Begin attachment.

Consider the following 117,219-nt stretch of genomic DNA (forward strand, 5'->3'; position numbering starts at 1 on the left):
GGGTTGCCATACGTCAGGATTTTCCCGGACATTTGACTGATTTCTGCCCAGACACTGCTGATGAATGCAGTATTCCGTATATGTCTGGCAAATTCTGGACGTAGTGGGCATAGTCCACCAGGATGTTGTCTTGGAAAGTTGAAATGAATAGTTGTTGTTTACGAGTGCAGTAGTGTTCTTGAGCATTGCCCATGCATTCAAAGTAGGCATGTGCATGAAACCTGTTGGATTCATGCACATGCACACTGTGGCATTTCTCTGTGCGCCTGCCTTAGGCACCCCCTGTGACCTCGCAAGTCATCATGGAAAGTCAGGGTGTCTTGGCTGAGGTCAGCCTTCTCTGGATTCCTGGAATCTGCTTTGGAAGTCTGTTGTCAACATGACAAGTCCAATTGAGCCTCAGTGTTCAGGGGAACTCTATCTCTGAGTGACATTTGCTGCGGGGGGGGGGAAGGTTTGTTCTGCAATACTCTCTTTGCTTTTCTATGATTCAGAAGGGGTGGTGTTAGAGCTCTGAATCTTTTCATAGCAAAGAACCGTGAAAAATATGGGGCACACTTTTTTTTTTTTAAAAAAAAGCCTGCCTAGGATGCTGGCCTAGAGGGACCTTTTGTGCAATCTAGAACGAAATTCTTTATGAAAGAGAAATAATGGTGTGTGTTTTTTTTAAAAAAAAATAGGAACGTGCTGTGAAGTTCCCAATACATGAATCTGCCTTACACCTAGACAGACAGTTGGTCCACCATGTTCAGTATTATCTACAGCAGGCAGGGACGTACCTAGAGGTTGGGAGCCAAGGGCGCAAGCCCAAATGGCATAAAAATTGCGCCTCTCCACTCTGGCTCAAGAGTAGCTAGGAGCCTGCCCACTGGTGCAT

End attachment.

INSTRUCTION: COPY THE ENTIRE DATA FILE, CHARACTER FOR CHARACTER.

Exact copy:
Consider the following 117,219-nt stretch of genomic DNA (forward strand, 5'->3'; position numbering starts at 1 on the left):
GGGTTGCCATACGTCAGGATTTTCCCGGACATTTGACTGATTTCTGCCCAGACACTGCTGATGAATGCAGTATTCCGTATATGTCTGGCAAATTCTGGACGTAGTGGGCATAGTCCACCAGGATGTTGTCTTGGAAAGTTGAAATGAATAGTTGTTGTTTACGAGTGCAGTAGTGTTCTTGAGCATTGCCCATGCATTCAAAGTAGGCATGTGCATGAAACCTGTTGGATTCATGCACATGCACACTGTGGCATTTCTCTGTGCGCCTGCCTTAGGCACCCCCTGTGACCTCGCAAGTCATCATGGAAAGTCAGGGTGTCTTGGCTGAGGTCAGCCTTCTCTGGATTCCTGGAATCTGCTTTGGAAGTCTGTTGTCAACATGACAAGTCCAATTGAGCCTCAGTGTTCAGGGGAACTCTATCTCTGAGTGACATTTGCTGCGGGGGGGGGGAAGGTTTGTTCTGCAATACTCTCTTTGCTTTTCTATGATTCAGAAGGGGTGGTGTTAGAGCTCTGAATCTTTTCATAGCAAAGAACCGTGAAAAATATGGGGCACACTTTTTTTTTTTTAAAAAAAAGCCTGCCTAGGATGCTGGCCTAGAGGGACCTTTTGTGCAATCTAGAACGAAATTCTTTATGAAAGAGAAATAATGGTGTGTGTTTTTTTTAAAAAAAAATAGGAACGTGCTGTGAAGTTCCCAATACATGAATCTGCCTTACACCTAGACAGACAGTTGGTCCACCATGTTCAGTATTATCTACAGCAGGCAGGGACGTACCTAGAGGTTGGGAGCCAAGGGCGCAAGCCCAAATGGCATAAAAATTGCGCCTCTCCACTCTGGCTCAAGAGTAGCTAGGAGCCTGCCCACTGGTGCAT